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Norfolk Coast Cycleway

The route

Illustration for Norfolk Coast Cycleway

Following Sustrans National Cycle Network (NCN) route 1 (Hull to Harwich) from Kings Lynn to Wighton (Sustrans red 1 symbols) where at Copy's Green regional route 30 (blue 30 symbols) commences. Regional route 30 follows quieter roads through to Cromer, then passes through the Quiet Lanes network before finally following the coast down into Great Yarmouth. The Norfolk Coast Cycleway is signed with regular route markers. The route can be viewed on Sustrans website and Norfolk Trails and their active map.

How and where to purchase your map guide

With a recommended retail price of £2.50 you can pick up a copy from many Tourist Information centre's and some campsites, cycle hirers and other businesses around the cycleway. 

We will shortly be able to offer on-line purchasing through PayPal but currently purchasing on-line and over the phone can be done through Sustran's at the Sustrans on-line shop.

Copies of the Norfolk Coast Cycleway map can be purchased direct from the Norfolk Coast Partnership on receipt of a cheque - £4.00 each (£2.50 + £1.50 p&p, with cheques made payable to Norfolk Coast Fund please). We also supply bulk orders to businesses from our office so if you would like to sell them to the public please contact us to arrange.

What's on the complete map guide

However fast or far you cycle it's good to know the whereabouts of somewhere to stop for a break, refreshments or maybe visit an attraction or site. The cycleway map indicates pubs, cafes and shops and there is even rider advice about junctions, hills and distance markers to guide you. Fancy taking in a country park, nature reserve, stately home, visitor attraction or historic building - well many are shown on the map to aid planning your own bespoke itinerary.

Although the route follows quieter roads and lanes the coast, beaches, towns and villages are within easy reach - many signposted link to . . . Town plan maps for King's Lynn, Cromer and Great Yarmouth, a selection of alternative and optional routes are also shown. Cromer to Great Yarmouth section includes an alternative east coast route, all with accompanying text notes. Additional information includes cycle hirers and tourist information centres along the route

The reverse of the map displays a selection of Explorer routes off the main route, each loop has a map with a points of interest discription. Whilst these are all on the printed guide we have adapted them individually into download sheets for you to try them out first. There is a general information and map key download sheet which will help you get the best out of the Explorer loop routes.

Explorer loops

The reverse of the map displays a selection of Explorer loops off from the main route, each loop map includes a points of interest discription. These have been adapted to provide individual sheets for you to try. There is a general information and map key download sheet which has the key to map symbols and legend to help you get the best out of the following Explorer routes.

1 Ingoldisthorpe and 2 Sandringham adjoin and are shown on same sheet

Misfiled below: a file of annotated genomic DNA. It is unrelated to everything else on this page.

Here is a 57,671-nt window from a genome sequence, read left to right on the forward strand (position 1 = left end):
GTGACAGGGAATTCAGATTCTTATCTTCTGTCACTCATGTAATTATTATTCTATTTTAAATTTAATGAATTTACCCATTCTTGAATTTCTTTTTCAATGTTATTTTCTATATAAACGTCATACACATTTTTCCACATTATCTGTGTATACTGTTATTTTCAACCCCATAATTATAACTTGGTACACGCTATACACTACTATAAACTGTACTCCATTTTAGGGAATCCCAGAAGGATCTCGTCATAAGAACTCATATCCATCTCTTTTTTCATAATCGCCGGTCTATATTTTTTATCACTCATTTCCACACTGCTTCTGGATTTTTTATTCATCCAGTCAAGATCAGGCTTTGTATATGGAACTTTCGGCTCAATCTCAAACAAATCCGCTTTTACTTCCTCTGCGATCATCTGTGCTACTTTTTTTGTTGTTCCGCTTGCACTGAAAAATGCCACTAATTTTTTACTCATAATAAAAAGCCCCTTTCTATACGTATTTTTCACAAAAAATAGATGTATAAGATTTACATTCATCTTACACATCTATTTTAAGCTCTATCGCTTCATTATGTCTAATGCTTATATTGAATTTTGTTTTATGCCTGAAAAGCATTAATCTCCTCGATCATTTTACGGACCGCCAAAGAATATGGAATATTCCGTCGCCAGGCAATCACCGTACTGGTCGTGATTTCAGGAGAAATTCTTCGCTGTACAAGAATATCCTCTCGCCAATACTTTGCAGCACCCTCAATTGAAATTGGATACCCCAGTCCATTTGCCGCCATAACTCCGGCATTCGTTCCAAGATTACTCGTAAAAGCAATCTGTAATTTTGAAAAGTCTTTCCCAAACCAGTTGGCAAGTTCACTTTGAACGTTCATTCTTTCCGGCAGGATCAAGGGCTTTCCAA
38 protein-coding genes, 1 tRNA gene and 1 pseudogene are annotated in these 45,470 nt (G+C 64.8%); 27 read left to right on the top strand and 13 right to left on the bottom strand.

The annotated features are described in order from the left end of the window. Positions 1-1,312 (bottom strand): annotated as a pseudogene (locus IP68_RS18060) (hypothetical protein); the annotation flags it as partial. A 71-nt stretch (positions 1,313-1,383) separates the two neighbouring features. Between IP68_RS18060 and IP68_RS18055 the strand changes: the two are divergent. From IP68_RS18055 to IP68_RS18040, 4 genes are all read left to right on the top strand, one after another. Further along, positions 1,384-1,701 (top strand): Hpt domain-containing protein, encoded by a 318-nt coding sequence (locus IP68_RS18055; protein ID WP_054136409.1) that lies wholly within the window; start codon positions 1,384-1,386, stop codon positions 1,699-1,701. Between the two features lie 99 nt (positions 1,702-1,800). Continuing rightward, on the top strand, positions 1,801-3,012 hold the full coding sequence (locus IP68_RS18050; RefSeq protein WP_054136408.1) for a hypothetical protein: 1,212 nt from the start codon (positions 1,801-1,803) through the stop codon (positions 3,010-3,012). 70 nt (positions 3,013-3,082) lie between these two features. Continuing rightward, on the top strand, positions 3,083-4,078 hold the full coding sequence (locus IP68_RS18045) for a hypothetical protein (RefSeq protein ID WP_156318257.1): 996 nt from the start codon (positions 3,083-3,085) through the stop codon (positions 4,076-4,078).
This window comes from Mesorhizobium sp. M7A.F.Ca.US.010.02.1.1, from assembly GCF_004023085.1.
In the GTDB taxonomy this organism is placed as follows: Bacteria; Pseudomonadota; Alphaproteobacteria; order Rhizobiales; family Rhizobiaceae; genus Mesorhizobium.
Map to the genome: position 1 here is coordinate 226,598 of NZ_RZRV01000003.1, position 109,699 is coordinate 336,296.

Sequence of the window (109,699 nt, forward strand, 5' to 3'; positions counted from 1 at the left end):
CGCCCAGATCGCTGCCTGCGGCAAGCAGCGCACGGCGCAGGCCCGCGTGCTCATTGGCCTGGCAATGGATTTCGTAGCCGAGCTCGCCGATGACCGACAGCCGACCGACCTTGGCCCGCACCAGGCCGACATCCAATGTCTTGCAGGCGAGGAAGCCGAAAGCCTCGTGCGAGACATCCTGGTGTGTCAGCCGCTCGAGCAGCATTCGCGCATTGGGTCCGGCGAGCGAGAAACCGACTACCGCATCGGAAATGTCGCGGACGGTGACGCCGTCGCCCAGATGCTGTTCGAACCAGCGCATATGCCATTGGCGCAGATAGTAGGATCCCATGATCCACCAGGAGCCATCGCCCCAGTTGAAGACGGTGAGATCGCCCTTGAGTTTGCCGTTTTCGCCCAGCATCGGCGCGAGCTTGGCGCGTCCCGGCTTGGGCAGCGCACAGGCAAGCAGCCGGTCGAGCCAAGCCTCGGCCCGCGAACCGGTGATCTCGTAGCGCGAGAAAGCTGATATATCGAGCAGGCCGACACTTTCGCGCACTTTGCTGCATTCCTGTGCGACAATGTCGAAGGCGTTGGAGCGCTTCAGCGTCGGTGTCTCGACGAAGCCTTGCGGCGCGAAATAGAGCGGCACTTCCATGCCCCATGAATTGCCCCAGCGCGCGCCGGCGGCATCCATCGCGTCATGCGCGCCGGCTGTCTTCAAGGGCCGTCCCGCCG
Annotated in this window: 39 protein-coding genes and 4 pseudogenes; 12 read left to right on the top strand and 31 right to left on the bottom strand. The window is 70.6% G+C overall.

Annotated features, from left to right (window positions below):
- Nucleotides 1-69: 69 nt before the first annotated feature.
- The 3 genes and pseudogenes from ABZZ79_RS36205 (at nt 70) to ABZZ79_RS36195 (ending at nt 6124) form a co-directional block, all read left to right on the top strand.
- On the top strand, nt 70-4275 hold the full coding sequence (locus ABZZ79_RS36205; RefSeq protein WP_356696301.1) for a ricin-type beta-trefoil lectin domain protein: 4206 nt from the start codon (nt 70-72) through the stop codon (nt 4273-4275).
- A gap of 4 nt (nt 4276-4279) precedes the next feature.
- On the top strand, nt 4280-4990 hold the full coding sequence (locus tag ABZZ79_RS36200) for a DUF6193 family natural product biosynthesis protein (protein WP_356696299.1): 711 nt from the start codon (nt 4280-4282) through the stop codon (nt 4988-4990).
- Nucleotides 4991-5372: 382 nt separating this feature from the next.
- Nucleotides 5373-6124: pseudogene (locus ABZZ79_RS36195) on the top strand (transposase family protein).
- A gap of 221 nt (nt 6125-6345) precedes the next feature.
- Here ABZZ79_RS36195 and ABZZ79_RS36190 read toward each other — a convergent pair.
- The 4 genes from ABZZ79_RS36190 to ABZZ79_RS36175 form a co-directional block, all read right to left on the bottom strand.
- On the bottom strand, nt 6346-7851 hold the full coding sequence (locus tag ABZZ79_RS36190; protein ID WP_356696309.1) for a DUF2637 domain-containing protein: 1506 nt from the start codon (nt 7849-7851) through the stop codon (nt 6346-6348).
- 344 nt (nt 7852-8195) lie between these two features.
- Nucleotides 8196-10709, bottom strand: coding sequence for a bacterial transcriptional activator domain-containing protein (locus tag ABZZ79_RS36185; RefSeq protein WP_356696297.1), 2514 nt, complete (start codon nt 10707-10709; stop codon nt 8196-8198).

3 Ringstead - this loop includes the coast between Hunstanton and Heacham
4 Docking - get away from it all in north-west Norfolk
5 Walsingham - Pilgrim centre and the countryside just inland from the north Norfolk coast
6 Holt - the villages and countryside around Holt
7 Cromer - rural route through villages and estates south of Cromer
8 Quiet Lanes - exploring the 'Quiet Lanes' network in north-east Norfolk
9 Broads - a glimpse of the Broads
10 Caister Castle - a short 6 mile loop out of Caister to the Castle and Museum

History of the route

During the mid-1990s the demand for cycling opportunities, particularly for families and leisure was high, however the coast's popularity with tourists also meant that many roads, towns and 'honey pot' villages were not very suitable for cyclists, particularly during holiday times. The A149 coast road might offer great views from a bus was not the place for cycling pleasure. The Norfolk Coast Cycling Initiative was a partnership set up by the Norfolk Coast Project comprising of the Rural Development Commission (providing grant funding), Norfolk County, North Norfolk District and King's Lynn & West Norfolk Borough Council's, East of England Tourist Board and Cyclists Touring Club to develop a three year project to promote cycling in the area and bring benefits to local shops and tourism businesses.

By using a network of quieter roads inland a route that in many places offers splendid panoramic views across the Norfolk countryside, coastal marshes and coastline the Norfolk Coast Cycleway was developed. Phase 1, launched in July 1998 was the 80km King's Lynn to Cromer section. Phase 2 saw development of a series of loops and links off from the cycleway comprising of signed links to some adjoining settlements and seven loops using quiet roads and tracks linking communities, points of interest and of course travelling through some of the wonderful countryside best appreciated from the saddle.

Phase 3 saw the development, with Great Yarmouth Borough Council now a partner, of a signed route to connect Cromer to Great Yarmouth linking to the Suffolk Coastal routes. Main issue was to find ways of avoiding the busier sections of the coast road and the Broads. A network from National pilot 'Quiet Lanes' project, implemented in the spring of 2000 for the area between Cromer and Bacton provided some answers. The main coast road between Sea Palling and Somerton proved difficult to avoid so an alternative route to through the eastern Broads area was included, although this involves a walking section. The map guide produced at each phase regularly reviewed and reprinted culminating in the present version which has incorporated them into a single, easy to follow guide.